mr. me

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mr. me
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  • Dell abandons its remaining Android tablets, 6 months after HP

    gatorguy said:
    mr. me said:
    Say, what? There is no "tablet market." There is an iPad market and cheap imitation hangers-on. The iPad was never conceived of as a traditional computer replacement.... But the assertion that this was a widely held view is a bit much.
    I don't know how you missed all the "Post-PC" world claims, many from right here at AI. Of course it was widely believed traditional laptops and notebooks were passe' with the arrival of the iPad. Widely of course does not mean everyone or even most. You use "widely believed" to say that something is known, or believed or supported by many people. I think it meets the definition. Do a search for "Post-PC" and note the stories from 2010-2014 predicting or claiming that time has arrived with the advent of the iPad.
    I missed nothing. What you are describing is not Post-PC, but rather a PC in a different form factor. Yes, there were people who believed that we should have been rendering CGI video and developing software on our iPads. I call these people "idiots." Although there were and are more of these people than I would like, I remain unconvinced that their numbers are large enough to classify their view as "widely held."
    brucemcchia
  • Apple invites select developers to Apple silicon Mac labs ahead of launch


    For example:   I installed Windows 10 under Bootcamp on my grandson's MacBook and it is good that I did because without it he would not have been able to use it for Cyberschool.    Likewise, last night, he tried doing a math assignment on his iPad -- but it would only display 9 or the 30 problems he had to solve because it wouldn't scroll.   He shifted over to his now Windows 10 MacBook and completed the assignment.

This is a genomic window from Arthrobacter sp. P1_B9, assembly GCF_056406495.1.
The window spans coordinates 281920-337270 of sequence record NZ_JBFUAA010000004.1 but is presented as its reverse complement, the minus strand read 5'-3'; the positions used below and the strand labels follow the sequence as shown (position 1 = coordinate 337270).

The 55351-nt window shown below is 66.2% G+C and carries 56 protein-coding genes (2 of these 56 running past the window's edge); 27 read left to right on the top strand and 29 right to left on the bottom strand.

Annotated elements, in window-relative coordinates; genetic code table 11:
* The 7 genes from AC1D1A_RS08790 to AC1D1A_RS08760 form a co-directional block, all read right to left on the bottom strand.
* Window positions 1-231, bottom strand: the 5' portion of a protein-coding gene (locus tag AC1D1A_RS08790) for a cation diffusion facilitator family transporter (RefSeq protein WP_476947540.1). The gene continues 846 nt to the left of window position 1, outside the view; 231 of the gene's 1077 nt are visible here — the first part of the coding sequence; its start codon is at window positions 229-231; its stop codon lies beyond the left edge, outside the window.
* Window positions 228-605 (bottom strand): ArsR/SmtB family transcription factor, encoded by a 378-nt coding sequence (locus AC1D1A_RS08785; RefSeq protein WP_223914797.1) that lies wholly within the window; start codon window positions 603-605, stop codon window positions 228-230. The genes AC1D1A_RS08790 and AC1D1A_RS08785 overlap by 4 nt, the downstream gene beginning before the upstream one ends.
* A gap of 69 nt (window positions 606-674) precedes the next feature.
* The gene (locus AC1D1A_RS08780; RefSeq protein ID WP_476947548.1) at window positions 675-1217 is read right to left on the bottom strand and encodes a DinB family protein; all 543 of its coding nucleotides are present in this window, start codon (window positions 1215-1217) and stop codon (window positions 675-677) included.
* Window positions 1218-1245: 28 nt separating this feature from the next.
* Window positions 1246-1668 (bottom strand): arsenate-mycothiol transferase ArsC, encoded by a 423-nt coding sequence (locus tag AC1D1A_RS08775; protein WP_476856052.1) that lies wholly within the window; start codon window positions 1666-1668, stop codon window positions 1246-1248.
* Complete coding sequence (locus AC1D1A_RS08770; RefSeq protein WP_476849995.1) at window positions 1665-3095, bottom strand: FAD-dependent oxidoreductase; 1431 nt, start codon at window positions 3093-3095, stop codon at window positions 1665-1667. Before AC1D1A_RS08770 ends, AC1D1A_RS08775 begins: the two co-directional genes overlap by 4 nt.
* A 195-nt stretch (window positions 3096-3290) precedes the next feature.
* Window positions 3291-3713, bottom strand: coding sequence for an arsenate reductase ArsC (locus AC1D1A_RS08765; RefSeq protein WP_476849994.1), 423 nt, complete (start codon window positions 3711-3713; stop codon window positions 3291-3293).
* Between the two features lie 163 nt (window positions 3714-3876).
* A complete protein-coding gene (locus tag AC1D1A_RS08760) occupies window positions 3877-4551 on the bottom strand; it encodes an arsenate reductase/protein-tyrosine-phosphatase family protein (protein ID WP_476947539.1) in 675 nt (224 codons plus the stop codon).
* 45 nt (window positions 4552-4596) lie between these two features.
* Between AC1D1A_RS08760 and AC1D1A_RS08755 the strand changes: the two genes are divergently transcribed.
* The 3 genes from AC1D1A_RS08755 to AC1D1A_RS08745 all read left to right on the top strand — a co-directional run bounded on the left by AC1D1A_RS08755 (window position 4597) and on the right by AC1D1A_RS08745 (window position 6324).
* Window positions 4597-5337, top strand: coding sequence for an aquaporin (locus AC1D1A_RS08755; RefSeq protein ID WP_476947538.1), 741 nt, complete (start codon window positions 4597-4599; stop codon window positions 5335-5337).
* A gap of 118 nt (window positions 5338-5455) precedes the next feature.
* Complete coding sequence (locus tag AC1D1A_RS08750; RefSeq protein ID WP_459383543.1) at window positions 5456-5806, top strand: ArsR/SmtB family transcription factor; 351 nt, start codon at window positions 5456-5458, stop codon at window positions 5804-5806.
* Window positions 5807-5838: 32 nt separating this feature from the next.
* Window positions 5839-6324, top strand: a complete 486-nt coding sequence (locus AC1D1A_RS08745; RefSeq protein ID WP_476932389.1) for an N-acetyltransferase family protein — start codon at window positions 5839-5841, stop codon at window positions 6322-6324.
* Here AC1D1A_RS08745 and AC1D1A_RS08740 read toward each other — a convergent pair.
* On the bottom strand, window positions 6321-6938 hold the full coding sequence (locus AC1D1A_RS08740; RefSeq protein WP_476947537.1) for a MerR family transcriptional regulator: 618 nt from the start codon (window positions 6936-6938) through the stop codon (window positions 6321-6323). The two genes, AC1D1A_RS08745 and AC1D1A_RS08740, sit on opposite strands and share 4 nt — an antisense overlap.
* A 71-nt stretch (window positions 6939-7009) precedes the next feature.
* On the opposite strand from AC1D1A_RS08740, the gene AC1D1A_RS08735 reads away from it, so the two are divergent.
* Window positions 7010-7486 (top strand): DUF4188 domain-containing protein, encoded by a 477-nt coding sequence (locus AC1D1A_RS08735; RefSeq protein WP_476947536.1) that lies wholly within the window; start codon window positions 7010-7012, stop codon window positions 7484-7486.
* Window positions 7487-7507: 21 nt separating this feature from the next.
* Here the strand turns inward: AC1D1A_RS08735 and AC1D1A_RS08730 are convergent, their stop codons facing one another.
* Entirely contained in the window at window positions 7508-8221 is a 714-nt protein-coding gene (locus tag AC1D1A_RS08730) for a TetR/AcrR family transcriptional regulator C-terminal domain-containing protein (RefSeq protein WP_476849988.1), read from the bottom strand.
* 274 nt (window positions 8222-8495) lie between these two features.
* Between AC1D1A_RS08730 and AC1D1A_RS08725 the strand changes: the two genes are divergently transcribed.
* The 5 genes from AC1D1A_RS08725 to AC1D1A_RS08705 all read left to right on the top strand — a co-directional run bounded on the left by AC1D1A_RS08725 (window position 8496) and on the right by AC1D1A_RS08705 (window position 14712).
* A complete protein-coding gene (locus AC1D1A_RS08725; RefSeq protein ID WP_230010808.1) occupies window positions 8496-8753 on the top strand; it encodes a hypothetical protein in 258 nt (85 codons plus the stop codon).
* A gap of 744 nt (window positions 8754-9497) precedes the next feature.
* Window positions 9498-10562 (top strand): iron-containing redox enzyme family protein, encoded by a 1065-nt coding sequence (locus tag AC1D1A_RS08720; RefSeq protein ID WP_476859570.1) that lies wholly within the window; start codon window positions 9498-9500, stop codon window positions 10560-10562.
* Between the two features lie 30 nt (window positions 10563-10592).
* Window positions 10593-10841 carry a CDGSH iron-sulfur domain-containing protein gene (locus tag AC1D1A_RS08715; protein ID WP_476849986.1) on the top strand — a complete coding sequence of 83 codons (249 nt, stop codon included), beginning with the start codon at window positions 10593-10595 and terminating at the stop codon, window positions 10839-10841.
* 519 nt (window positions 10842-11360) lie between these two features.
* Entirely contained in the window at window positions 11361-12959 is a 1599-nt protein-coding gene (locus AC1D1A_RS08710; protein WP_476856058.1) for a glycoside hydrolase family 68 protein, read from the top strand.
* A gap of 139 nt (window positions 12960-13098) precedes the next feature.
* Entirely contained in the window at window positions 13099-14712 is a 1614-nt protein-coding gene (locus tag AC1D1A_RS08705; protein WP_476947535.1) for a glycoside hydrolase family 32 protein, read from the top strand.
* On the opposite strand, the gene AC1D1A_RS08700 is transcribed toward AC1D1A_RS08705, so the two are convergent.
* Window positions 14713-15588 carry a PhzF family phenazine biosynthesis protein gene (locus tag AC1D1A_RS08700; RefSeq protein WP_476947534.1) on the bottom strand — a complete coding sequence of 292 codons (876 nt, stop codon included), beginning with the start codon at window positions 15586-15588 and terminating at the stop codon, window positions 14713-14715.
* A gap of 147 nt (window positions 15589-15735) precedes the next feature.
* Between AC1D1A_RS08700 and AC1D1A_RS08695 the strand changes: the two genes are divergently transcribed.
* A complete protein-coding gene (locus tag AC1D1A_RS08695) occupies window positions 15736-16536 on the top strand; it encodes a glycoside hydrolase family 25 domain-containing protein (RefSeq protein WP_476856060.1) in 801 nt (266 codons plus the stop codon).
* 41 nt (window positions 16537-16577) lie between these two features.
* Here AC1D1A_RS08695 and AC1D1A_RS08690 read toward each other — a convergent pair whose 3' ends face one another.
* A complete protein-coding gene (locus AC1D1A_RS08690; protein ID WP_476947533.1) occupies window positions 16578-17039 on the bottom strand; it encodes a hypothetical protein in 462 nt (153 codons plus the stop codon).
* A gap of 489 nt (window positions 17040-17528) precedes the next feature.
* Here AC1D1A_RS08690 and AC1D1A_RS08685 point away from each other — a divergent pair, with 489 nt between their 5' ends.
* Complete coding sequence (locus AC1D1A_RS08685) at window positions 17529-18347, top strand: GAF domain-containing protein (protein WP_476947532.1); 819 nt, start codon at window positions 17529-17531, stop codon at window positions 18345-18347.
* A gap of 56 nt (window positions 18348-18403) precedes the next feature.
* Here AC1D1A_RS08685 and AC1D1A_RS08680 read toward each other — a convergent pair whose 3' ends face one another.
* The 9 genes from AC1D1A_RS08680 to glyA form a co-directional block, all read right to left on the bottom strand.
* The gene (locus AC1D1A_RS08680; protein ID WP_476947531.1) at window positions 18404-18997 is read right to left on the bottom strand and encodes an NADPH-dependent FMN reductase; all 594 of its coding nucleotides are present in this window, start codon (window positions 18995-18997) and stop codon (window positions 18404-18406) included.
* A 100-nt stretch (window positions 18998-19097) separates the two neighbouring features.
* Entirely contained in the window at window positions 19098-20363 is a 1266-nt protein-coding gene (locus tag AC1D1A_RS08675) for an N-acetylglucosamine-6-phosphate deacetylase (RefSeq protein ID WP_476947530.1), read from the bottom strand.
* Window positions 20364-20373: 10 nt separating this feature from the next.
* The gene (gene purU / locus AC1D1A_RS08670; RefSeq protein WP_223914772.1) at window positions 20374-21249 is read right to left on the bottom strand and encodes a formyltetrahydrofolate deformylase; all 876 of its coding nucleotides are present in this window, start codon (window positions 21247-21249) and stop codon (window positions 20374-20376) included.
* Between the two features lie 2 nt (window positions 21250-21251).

Personally, I would want to hear all of the pluses and the minuses of an Apple Silicon Mac before sinking a grand or two into one.
    I am having trouble with this. My experience is that some course content delivery sites are not compatible with mobile devices. I have also seen sites that are incompatible with Chromebooks. When it comes to Windows and Macs, I have never seen the need to use Windows to the exclusion of Macs. There are some sites that require the Chrome browser. However, the Mac version of Chrome works as well as the Windows version of Chrome. Microsoft Edge, Microsoft's new browser, is based on Chrome. However, Microsoft offers Edge for the Mac as well as for Windows.
    watto_cobra
  • Dell abandons its remaining Android tablets, 6 months after HP

    gatorguy said:
    sflocal said:
    But...but... Android fanboys are always telling us their cheap, shitty Android tablets are so much more superior to iPads!!  Say it ain't so!
    The problem IMHO is that tablets just aren't ready to be the traditional computer replacements they were widely expected to be. Sure there's use cases for 'em, but personally I've found them not all that convenient as I prefer a physical keyboard for much of my work, so why flip back and forth between a tablet and perhaps attaching a keyboard compared to simply using up a light notebook in the first place. If I truly want to just grab a connected device for a quick perusal of emails or a specific web search my 5.5" smartphone is plenty good enough. There isn't much if anything I give up by NOT using my tablets, but there often is if NOT using a notebook. 

    The prediction of laptop and desktop computers demise because "iPad!" was a bit premature IMO.
    Say, what? There is no "tablet market." There is an iPad market and cheap imitation hangers-on. The iPad was never conceived of as a traditional computer replacement. There is no question that there are some people who saw the iPad and its competitors as a laptop replacement. But the assertion that this was a widely held view is a bit much.

    The implication is that there was an epic battle between tablets and traditional computers and the traditional computers won. This flies in the face of the facts. The traditional computer market is also retrenching. Dell itself is going private. It chief competitor, HP, has split-up with the big people going with Hewlett Package Enterprise, the services company. Sad to say, but it is my fear that the demise of Apple's Thunderbolt Cinema Display presages the end of the Apple's traditional computers--the Mac Pro and Mac mini. If I am correct, then the iMac will soon be Apple's only desktop line.